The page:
Wednesday, April 17, 2013

April Has Been a Bust

So far April has been a bust for gardening.  In past years I have already gotten all of my flower and vegetable gardens weeded by now and my seedlings have several sets of real leaves on them.  Not this year.  I forgot about my seedlings in the basement and they dried out so I had to start again a few weeks ago.  Winter held on longer than usual and spring decided to arrive, not with sunshine and warmth, but rain and cooler than normal temperatures.  Walking in my yard is like walking on a wet sponge. 

My winter work is done: mending is done, sewing is done, closets are purged.  If I take up my knitting needles again, it will be to jab one in my eye.  I want dirt under my fingernails and sun kissed cheeks. I want to wear dresses again without freezing.  I want to open the windows in my house and get some fresh air in this place. Sigh.

This late spring has me worried about my eating local from my backyard challenge.  If things keep growing at this rate, I'm going to lose a lot of weight because all I'll have to eat are salad greens and herbal teas. 

I want to turn off my furnace and get rid of my electric blanket.  I want to sleep with my windows open even if it means I sneeze for hours because of my allergies. 

But most of all, I want to be able to lie in my hammock at the end of a long day working in the sun and take a nap.


Monday, April 1, 2013

Taking Back the Suburbs

There's a lot to hate about the suburbs: large housing developments built on good farm land that now just grow herbicide laden lawns that serve no purpose, winding meandering streets that make it impossible to walk or drive in a straight line and that come to abrupt ends in a cul-de-sac (I live in one), or even the fact that walking anywhere is the exception and definitely not the rule.  People in the 'burbs sure love their cars, and the bigger the better!  It's no surprise that the people are also a bit bigger.

But the suburbs also tend to be where the newer, better schools are.  The cities and neighborhoods just look "prettier" than their city equivalents.  Living in a house, with some lawn, in a safe, HOA approved landscaped home is to what many of us Americans aspire. By living in these neighborhoods, we also only have to come into contact with people who look like us and talk like us and worship like us...unlike the city where you have to learn get along with everyone just because you live in a more densely populated place.  Different is scary and bad to most of us.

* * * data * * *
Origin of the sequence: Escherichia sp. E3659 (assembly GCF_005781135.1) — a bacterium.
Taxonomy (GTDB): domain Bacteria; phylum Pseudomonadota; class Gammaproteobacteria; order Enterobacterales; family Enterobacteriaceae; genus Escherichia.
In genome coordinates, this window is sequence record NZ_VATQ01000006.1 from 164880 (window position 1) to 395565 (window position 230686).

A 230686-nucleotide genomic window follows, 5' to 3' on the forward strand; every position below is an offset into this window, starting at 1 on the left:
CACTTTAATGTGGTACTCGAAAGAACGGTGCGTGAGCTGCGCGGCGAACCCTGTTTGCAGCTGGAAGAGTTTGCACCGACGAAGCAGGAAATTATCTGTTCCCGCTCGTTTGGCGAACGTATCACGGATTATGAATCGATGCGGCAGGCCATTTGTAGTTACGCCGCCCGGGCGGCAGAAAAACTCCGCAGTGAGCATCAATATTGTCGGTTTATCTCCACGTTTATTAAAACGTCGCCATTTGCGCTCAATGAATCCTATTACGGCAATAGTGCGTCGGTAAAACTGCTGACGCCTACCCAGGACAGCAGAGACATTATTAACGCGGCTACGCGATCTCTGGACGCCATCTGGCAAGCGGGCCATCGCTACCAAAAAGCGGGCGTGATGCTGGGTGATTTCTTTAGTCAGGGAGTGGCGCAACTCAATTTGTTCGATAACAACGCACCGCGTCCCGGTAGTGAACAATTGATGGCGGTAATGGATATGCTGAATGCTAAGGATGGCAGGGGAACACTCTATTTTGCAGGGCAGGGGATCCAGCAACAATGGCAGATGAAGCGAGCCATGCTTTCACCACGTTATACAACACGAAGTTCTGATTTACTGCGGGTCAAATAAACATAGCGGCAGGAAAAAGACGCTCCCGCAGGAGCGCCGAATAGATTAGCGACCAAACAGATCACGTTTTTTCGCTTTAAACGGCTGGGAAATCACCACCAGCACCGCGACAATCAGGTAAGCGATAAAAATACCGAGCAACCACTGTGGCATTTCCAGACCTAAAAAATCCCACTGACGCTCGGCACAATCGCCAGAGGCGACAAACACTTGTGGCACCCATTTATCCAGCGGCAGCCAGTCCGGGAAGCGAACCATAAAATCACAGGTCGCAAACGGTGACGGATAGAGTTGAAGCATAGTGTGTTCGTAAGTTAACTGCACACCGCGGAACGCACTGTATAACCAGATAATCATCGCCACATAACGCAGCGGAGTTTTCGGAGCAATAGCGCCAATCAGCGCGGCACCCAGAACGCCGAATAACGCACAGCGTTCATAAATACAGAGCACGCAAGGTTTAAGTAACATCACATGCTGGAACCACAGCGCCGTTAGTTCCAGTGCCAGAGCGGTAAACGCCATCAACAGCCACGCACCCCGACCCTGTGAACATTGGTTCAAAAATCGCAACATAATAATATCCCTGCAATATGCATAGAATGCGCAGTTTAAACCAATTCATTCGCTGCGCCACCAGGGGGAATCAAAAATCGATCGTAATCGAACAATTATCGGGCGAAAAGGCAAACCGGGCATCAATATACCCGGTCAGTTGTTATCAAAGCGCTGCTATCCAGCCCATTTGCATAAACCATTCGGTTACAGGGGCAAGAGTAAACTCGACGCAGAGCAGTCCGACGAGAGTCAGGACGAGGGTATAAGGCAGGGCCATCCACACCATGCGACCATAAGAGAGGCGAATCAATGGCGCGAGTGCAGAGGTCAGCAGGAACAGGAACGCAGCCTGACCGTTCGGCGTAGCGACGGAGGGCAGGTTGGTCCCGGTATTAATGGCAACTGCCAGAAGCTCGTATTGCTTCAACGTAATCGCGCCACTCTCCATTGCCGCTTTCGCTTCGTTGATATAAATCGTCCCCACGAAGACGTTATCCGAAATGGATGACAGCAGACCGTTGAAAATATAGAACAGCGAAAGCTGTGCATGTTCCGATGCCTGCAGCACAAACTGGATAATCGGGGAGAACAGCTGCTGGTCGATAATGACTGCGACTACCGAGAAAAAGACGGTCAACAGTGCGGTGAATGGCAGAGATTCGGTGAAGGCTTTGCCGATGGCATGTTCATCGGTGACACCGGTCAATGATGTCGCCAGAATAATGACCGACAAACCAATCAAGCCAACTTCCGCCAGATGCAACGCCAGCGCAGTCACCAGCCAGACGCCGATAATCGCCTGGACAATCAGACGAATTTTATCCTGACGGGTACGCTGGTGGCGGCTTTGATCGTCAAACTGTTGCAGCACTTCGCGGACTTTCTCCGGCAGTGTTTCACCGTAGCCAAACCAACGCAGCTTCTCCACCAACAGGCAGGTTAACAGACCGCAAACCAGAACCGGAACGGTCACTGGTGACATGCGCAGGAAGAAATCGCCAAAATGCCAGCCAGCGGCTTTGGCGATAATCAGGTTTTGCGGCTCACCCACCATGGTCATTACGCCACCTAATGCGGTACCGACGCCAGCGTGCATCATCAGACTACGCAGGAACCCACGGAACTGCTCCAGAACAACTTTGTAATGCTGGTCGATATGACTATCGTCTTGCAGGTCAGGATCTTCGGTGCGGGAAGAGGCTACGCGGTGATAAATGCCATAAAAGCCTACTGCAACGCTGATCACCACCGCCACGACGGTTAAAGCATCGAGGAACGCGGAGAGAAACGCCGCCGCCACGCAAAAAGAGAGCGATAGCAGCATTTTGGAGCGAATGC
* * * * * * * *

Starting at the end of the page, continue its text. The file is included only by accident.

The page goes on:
Anyway, I try to buck the traditional trends in much of my life.  Actually, I'm a big fan of tradition, but I like to put my own twist on it.  I've been a stay-at-home mom, housewife, homemaker, whatever label you want to put on it, for most of the 21 years I've been married, very traditional.  However, I still do what I want.  I choose to be home for reasons that have changed over the years.

One of those reasons is gardening.  I love to grow my own food.  I love to farm my yard.  Many people may see what I do as a hobby; it's no hobby.  I am dead serious about what I grow.  Living in the suburbs has shown me just how radical this is.

We lived in a small town of about 3,000 people for about 7 years.  Having a large vegetable garden was not seen as anything other than reasonable there.  Every other house had at least a few pots of cherry tomatoes if not half their lawn tilled up each spring.  Neighbors shared extra produce (zucchinis at church were avoided by most of us, tomatoes always got taken).

Where I live now, very few people garden on that scale, if at all.  I'm the only one sharing any garden produce (at least in my little neighborhood).  Not complaining, that's just how it is.  People rip out fruit trees for being "messy" on a regular basis.  However, I think I've been doing it long enough here (9 years) that it probably no longer seems weird to my neighbors (plus they get free salad).

We may move in a few years, which makes me a bit sad.  I've put a lot of work into my yard and gotten a lot of food from it.  The soil has improved and there are LIVING trees in my backyard now (none when we moved in).  My city does not allow backyard chickens and I want a couple of laying hens.  I either become a guerrilla chicken farmer (breaking rules goes against my nature) or we move.  Changing the ordinance here is not possible, no council members are willing to sponsor that change. People are afraid of a couple of chickens but everyone owning big barking crapping dogs are a-ok.  Stupid if you ask me, which they didn't. Sigh.

So I will continue to take back what I can from my neighborhood and change my own little part of suburbia to something more sustainable and natural.